Skip to content, or skip to search.

Skip to content, or skip to search.

Some Dark Thoughts on Happiness

The large points first: Most happiness researchers agree that being surrounded by friends and family is one of the most crucial determinants of our well-being. Yet New York, as surprisingly neighborly a city as it is, is still predicated on a certain principle of atomization. Being married would help in this instance, obviously. But New York City’s percentage of unmarried adults is nine points higher than the national average, at 52 percent.

Then there’s the question of the hedonic treadmill, such a demonic little term, so vivid, so apt. Isn’t that what New York, the city of 24-hour gyms, is? More charitably put, one could say that New York is a city of aspirants, the destination people come to to realize dreams. And of course we should feel indebted to the world’s dreamers (and I thank each and every one, for creating jet travel, indoor plumbing, The Simpsons), but there’s a line between heartfelt aspiration and a mindless state of yearning. Darrin McMahon, the author of Happiness: A History, shrewdly points out that the Big Apple is a perfect moniker for the city: “The apple is the cause of the fall of human happiness,” he says. “It’s the symbol of that desire for something more. Even though paradise was paradise, they were still restless.”

Which is where the subtle thesis of Barry Schwartz’s The Paradox of Choice comes in. He argues, with terrible persuasiveness, that a superabundance of options is not a blessing but a certain recipe for madness. Nowhere do people have more choices than in New York. “New Yorkers should probably be the most unhappy people on the planet,” says Schwartz, a psychology professor at Swarthmore. “On every block, there’s a lifetime’s worth of opportunities. And if I’m right, either they won’t be able to choose or they will choose, and they’ll be convinced they chose badly.”

Economists have a term for those who seek out the best options in life. They call them maximizers. And maximizers, in practically every study one can find, are far more miserable than people who are willing to make do (economists call these people satisficers). “My suspicion,” says Schwartz, “is that all this choice creates maximizers.” If that’s the case, New York doesn’t just attract ambitious neurotics; it creates them. It also creates desires for things we don’t need—which, not coincidentally, is the business of Madison Avenue—and, as a corollary, pointless regrets, turning us all into a city of counterfactual historians, men and women who obsessively imagine different and better outcomes for ourselves.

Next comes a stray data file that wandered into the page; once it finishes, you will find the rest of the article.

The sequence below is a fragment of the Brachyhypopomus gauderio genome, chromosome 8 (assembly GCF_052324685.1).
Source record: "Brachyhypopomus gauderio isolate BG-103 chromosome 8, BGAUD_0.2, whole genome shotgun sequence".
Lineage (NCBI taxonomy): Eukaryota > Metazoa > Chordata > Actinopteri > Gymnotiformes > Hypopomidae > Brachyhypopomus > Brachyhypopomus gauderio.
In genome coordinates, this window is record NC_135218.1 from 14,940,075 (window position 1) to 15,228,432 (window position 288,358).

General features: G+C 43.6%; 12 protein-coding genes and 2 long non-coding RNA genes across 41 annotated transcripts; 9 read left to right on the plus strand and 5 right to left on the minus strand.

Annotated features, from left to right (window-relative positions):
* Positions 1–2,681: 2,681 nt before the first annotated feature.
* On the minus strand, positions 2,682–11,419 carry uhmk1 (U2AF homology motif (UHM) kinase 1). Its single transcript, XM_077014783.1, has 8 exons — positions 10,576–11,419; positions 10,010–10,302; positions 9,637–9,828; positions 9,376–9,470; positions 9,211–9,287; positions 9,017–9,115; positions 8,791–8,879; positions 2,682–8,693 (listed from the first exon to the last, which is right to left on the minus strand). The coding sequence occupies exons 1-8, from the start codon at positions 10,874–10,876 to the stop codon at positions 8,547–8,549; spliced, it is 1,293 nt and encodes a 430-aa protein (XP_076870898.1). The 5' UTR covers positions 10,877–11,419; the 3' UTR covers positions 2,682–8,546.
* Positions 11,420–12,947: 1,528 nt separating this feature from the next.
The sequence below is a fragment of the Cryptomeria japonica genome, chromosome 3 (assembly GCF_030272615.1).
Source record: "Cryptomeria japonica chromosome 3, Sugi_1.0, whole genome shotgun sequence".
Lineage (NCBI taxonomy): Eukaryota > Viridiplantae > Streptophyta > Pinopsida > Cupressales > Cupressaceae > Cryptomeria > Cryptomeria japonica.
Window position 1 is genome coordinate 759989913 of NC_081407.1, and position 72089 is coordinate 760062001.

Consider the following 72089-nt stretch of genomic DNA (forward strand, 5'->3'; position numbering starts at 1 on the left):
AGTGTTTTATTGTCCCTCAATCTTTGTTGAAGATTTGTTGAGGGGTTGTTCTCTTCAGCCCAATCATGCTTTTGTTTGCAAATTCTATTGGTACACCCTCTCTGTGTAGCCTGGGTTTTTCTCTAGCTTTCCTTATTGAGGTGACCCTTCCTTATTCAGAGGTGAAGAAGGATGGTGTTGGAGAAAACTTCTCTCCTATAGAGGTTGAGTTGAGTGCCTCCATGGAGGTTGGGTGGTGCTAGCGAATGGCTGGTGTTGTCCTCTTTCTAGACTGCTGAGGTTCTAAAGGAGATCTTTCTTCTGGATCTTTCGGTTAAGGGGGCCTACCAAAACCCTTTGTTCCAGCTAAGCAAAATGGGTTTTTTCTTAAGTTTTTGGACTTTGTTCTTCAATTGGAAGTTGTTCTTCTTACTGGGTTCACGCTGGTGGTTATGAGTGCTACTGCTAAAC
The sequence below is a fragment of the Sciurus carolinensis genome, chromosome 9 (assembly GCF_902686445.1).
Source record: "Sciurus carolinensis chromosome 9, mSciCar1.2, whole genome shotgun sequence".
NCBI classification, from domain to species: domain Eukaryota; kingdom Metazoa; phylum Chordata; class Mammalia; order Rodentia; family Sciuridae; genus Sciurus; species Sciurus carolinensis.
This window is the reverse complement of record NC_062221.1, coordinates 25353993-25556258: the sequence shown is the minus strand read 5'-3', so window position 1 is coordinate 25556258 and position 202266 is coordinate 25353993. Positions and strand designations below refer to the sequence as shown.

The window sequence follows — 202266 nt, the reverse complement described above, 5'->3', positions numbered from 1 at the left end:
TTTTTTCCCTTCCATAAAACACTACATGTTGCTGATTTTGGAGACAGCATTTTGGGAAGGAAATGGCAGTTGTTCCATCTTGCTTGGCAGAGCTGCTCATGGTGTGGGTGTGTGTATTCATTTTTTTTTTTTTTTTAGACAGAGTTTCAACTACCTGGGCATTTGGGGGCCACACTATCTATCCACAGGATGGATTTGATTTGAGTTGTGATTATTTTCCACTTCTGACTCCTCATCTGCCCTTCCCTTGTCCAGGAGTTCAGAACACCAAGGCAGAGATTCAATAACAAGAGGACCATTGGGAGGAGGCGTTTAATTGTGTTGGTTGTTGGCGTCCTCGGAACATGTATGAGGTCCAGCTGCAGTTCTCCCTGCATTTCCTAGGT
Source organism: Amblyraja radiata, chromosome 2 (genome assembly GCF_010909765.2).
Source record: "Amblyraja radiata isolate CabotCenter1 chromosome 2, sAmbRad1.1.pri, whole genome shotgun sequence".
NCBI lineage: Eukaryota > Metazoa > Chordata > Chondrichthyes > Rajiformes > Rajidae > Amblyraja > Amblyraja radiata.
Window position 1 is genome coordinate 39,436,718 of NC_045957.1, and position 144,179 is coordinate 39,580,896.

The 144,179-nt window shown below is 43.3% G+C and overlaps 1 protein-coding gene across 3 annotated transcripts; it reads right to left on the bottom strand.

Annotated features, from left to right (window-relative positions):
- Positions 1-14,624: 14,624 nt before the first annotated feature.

My favorite study in Schwartz’s book was about jam. One weekend, a Columbia University researcher named Sheena Iyengar set out six different kinds in a high-end gourmet store. She invited people to try them, promising them a dollar off any jar they liked. The next weekend, she did the same, but laid out 24 different kinds. More people tried the jam the weekend there were 24, but only 3 percent of the samplers bought any. The weekend there were six jars, by contrast, 30 percent of the samplers bought some.

As I read this, it was hard not to think of New York City dating life. Everyone comes here for the jam. But no one buys it. Then I discover that Iyengar has examined speed dating, too, and similarly found that women who sat at smaller tables of potential mates were inclined to go on second dates 50 percent of the time, but if the group got bigger, they followed up on only a third of the candidates (though the men, curiously, remained content to follow up on 50 percent no matter how big the sample).

Choice creates unhappiness, argues Barry Schwartz, so “New Yorkers should probably be the unhappiest people on the planet. On every block, there’s a lifetime of opportunities.”

Other subtler points: Although many economists agree that money doesn’t make people happy, disparities in income make people miserable, according to most happiness literature. Happiness, in other words, “is less a function of absolute income than of comparative income,” as Gilbert puts it. “Now, if you live in Hallelujah, Arkansas,” he continues, “the odds are good that most of the people you know do something like you do and earn something like you earn and live in houses something like yours. New York, on the other hand, is the most varied, most heterogeneous place on earth. No matter how hard you try, you really can’t avoid walking by restaurants where people drop your monthly rent on a bottle of wine and store windows where shoes sit like museum pieces on gold pedestals. You can’t help but feel trumped. As it were.”

Yet most of us insist that New York is the only place we’d be happy, just as parents insist their children are their greatest sources of joy. Maybe the same phenomenon is at work: New York creates moments of transcendence, and that’s all that matters. Or maybe the belief that New York is the best place on earth is what Gilbert calls a super-replicator—a myth necessary to the flourishing of a culture, just as certain genes are necessary to the flourishing of the species. Gilbert theorized that our beliefs that money and children will make us happy are super-replicators—without them, civilization wouldn’t survive. Modern civilization wouldn’t survive without its large cities, either. (Take that, red states.)